Breaking bad (news)

Posted on 25/04/2016 · Posted in Recent news

Recently I received a letter with some bad news: my job application was unsuccessful. And while reading this awful news, it struck me: it wasn’t so much what the letter said, but how it was said that made me feel rejected. Hopefully you never have to write a bad news letter or e-mail in your life, but if you do, here are three steps to delivering bad news firmly, but kindly and leaving the recipient feeling hopeful, rather than rejected. It’s all about the packaging.

Step 1: The buffer

Don’t just rip the band-aid off – start with a buffer. The buffer could be anything from “Thank you for applying for the position of [xxx] in our company” to “Thank you for showing interest in our organisation.” This sets a positive tone and can make your reader feel appreciated, easing them into the bad news that follows.

Step 2: Delivering the bad news

To a large extent, your tone and word choice determine how the reader receives your message, how they feel when they do, and how they view you as a writer and the organisation on behalf of whom you are writing.

It is never easy to receive bad news, but you can soften the blow by the way in which you convey the bad news. Consider the difference between the following sentences:

  1. Your application has been rejected.
  2. Unfortunately, your application was not successful.

Both options are clear and final, but the first seems blunt and impersonal, while the second lets the reader down gently. The same applies to the following example:

  1. Unfortunately, you have failed the test.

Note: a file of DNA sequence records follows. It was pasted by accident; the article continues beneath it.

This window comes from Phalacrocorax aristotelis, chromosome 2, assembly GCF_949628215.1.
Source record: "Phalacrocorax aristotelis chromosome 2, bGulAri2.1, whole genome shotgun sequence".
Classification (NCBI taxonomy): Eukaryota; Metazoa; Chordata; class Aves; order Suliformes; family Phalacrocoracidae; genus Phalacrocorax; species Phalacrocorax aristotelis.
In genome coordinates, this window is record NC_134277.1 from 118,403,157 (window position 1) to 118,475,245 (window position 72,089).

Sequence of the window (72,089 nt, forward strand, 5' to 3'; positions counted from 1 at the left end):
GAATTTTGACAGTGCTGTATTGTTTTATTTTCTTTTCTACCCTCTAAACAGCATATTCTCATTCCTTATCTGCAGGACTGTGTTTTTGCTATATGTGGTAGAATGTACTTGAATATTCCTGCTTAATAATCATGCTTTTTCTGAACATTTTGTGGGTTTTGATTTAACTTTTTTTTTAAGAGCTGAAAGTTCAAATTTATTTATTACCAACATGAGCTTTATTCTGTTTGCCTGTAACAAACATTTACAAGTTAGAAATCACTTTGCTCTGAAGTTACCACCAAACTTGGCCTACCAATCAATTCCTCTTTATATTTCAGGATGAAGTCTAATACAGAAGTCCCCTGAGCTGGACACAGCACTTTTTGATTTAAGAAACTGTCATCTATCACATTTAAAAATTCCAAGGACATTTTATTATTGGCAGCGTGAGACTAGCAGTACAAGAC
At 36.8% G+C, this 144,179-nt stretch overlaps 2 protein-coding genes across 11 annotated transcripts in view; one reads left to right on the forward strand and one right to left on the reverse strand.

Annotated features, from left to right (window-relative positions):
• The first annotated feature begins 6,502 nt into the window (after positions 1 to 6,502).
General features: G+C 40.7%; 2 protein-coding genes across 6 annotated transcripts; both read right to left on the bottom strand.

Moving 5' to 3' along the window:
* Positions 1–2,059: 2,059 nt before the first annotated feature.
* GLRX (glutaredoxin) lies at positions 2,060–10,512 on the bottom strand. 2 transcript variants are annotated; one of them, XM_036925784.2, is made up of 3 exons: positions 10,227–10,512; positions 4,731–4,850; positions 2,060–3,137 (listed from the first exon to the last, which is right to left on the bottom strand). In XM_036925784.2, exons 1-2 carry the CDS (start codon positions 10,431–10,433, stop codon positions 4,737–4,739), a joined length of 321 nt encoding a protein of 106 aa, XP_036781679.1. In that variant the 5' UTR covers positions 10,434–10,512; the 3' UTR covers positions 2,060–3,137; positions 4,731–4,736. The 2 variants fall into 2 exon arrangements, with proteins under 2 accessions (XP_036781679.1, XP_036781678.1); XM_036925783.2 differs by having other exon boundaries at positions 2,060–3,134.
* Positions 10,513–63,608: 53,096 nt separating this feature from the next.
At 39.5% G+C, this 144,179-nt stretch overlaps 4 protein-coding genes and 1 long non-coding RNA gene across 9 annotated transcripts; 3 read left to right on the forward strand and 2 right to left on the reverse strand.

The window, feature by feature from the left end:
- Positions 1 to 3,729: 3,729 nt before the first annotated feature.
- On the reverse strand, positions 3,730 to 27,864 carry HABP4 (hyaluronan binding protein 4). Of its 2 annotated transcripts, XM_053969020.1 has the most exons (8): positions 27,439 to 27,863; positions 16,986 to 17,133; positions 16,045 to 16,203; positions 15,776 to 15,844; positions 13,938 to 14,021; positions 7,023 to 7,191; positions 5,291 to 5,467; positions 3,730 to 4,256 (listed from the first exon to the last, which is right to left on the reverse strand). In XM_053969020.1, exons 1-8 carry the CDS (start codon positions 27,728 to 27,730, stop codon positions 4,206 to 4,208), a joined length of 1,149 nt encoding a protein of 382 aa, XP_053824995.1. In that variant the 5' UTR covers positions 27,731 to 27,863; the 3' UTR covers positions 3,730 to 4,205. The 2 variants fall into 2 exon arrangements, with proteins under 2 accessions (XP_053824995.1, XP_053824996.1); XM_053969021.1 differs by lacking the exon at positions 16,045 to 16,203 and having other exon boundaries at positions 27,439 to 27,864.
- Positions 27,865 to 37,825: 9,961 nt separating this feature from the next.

2. Unfortunately, you did not meet the assessment criteria.

Step 3: The silver lining

Finally you want to end off your letter in a positive manner once again, by leaving a message of hope with your reader. Let them know of any alternative options they may explore, wish them well, or assure them of your on-going support. A good example of such a letter may be:

Dear Applicant

Thank you for applying for the [xxxx]-bursary.

After much deliberation we are sorry to inform you that your application was unfortunately not successful.

We wish you the very best with your studies and future success.

Yours sincerely,

Writing is never merely about what you want to say, but much more about how you say it. And this is especially true in a professional environment, where the way you communicate with both your clients and colleagues has a great impact on the way they view you, and your company or organisation. Therefore learning tips and tricks such as the tone and style you use in your messages can have a positive impact on your company image, and strengthen relationships you want to build.

Want to learn more tips and tricks like these? Register for our workshop in May and learn all about email and correspondence in your professional environment.